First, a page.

Video Credit: Joseph Foulk, Ernesto Sanchez and Roberto Lazarte Aguilar
At 13, Avey Songco was diagnosed with moderate scoliosis requiring a back brace for three years that was a constant source of pain, irritation and discomfort.
Her best friend, Shavonna Jackson, grew up not understanding why her father regularly stuck himself with needles. She later learned he had Type 2 diabetes.
The two seniors at the California Academy of Mathematics and Science in Carson share an unshakeable bond that even includes stints as Miss Teen Carson — Avey in 2015 and Shavonna last year. And their personal health challenges raised an awareness in each that put them on STEM educational paths and both were recently named 2018 Edison Scholars and the recipients of $40,000 scholarships.
They are two of 30 high school seniors awarded $1.2 million in scholarships from Edison International, the parent company of Southern California Edison, to study science, technology, engineering or math (STEM) at a four-year accredited college or university.
Avey will attend Georgia Tech this fall where she will major in industrial engineering and minor in science technology and society. She dreams of becoming an engineer and designing prosthetics to enhance the lives of people with missing limbs.
“My doctor showed me pictures of children with prosthetics and I listened in awe as he explained the prosthetics were designed and made by engineers to enhance the lives of patients,” said Avey, noting the experience had a powerful impact on her decision to study engineering and give back to disadvantaged populations.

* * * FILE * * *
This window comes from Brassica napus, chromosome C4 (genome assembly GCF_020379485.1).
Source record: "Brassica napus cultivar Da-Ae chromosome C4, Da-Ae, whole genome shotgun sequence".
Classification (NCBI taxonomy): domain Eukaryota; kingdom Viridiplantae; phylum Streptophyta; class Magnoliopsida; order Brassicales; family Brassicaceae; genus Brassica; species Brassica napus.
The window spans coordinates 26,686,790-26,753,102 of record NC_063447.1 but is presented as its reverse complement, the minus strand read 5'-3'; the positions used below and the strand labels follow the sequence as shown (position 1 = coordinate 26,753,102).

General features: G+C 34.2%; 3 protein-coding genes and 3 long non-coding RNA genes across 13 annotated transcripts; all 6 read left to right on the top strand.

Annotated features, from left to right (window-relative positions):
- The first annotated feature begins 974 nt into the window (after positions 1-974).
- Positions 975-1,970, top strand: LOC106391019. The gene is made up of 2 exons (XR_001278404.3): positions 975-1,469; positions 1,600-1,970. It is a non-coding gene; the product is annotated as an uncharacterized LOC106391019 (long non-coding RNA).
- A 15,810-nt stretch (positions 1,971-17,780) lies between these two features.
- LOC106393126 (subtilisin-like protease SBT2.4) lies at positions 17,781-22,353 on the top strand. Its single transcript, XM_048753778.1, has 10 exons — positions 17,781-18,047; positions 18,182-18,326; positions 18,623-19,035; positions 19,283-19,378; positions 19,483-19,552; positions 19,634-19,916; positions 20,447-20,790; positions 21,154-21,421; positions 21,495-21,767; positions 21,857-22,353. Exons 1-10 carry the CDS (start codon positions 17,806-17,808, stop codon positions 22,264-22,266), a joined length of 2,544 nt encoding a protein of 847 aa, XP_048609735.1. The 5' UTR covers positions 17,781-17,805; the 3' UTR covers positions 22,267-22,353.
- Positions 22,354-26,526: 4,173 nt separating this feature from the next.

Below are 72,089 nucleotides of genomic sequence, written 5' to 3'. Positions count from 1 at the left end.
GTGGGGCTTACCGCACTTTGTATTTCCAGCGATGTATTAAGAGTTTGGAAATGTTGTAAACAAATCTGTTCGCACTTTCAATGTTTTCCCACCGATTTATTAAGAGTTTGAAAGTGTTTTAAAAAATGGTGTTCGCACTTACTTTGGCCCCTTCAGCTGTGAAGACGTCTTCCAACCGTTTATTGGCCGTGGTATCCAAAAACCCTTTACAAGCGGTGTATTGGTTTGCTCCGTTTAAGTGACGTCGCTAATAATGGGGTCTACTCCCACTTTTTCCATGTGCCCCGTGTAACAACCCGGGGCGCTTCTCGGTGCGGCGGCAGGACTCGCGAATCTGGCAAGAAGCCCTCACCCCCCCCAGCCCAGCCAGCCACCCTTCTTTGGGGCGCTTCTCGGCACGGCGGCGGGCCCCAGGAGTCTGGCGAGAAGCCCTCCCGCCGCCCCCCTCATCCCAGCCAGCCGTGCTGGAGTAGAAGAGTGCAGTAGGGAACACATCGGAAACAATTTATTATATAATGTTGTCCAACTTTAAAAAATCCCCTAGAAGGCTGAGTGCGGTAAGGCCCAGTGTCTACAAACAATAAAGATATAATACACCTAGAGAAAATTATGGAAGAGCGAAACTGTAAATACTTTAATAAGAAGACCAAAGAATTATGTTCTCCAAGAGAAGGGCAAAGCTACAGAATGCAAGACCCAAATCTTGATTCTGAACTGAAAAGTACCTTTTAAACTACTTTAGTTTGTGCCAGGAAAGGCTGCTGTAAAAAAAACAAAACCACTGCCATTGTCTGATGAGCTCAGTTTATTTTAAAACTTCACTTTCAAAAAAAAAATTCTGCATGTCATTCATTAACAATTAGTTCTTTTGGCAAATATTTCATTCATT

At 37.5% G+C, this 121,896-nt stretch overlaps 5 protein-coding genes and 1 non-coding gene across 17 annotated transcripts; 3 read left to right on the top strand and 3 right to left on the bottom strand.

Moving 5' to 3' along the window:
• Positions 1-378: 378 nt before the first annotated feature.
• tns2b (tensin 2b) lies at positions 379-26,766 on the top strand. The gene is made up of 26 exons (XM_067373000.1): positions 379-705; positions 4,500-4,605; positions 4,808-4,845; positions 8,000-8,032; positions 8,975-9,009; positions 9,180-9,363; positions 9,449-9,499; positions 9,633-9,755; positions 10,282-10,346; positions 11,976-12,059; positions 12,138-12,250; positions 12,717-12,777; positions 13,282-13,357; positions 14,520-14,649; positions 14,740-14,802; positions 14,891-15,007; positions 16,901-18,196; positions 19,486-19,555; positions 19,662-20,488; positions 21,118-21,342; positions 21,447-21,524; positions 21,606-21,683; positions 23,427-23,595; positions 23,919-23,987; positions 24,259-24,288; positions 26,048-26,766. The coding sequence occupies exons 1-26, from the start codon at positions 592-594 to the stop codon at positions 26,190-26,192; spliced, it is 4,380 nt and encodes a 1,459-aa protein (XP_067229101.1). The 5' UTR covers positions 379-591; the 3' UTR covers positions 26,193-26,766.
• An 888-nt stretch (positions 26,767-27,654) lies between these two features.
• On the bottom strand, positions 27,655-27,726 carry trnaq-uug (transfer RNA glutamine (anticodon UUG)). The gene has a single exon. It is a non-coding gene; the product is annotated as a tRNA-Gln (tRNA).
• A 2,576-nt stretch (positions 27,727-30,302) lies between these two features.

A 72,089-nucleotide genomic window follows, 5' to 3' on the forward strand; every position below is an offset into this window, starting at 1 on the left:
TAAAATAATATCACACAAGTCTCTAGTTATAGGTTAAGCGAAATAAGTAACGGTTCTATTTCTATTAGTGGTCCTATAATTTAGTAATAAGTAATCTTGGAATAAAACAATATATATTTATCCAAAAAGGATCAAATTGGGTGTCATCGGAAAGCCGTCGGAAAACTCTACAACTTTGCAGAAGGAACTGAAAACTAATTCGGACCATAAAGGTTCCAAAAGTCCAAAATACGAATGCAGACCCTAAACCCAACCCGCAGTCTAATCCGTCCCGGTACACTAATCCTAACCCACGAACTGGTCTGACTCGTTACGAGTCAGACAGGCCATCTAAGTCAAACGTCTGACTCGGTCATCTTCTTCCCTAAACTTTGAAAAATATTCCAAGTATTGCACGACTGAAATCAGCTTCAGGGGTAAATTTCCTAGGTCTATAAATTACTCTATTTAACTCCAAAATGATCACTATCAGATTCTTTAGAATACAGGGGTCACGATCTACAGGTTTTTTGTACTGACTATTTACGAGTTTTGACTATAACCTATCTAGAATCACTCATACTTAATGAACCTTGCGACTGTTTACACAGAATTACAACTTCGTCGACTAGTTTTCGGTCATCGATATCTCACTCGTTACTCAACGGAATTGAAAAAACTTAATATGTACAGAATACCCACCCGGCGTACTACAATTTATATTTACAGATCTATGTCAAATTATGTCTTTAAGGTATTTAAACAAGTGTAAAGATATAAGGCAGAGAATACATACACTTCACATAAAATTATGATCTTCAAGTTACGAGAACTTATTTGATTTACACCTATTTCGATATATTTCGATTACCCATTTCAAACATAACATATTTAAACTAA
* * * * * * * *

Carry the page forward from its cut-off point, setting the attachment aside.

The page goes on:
“Learning that engineers designed apparatuses made to enrich the lives of others and better society was truly inspiring.”
Financial pathways have opened up for me with this scholarship. I’m so thankful Edison gives this opportunity to low-income and first-generation college students, which I’ll be.
2018 Edison Scholar
Last summer, Shavonna completed a biomedical internship that focused on endocrinology and beta cells at the Saban Research Institute at Children’s Hospital Los Angeles. The experience, she said, pushed her to want to learn more about life-changing medical conditions like diabetes.
“I see a need for novel treatments and innovations for diseases that plague our society and I feel drawn to do something about it,” said Shavonna, who plans to major in biomedical engineering at either Yale or Harvard, and like Avey, wants to use her education to make a difference in the world. “I hope to find a way to eradicate them.”
Rachael Hamlet, the academy’s college counselor, said the $40,000 scholarships will go a long way in helping both Avey’s and Shavonna’s families pay for their college educations.
“Both Avey and Shavonna are the perfect representation of what CAMS is all about,” she said. “They are so deserving and Edison International has just lifted such a large amount of financial stress from these families, so we are eternally grateful.”
“Financial pathways have opened up for me with this scholarship,” said Avey. “I’m so thankful Edison gives this opportunity to low-income and first-generation college students, which I’ll be.”
As the BFFs prepare for new chapters in their lives, they don’t intend to let distance keep them apart.
“We’ll both be on the East Coast and in the same time zone,” quipped Avey.
For more information: EdisonScholars.com.
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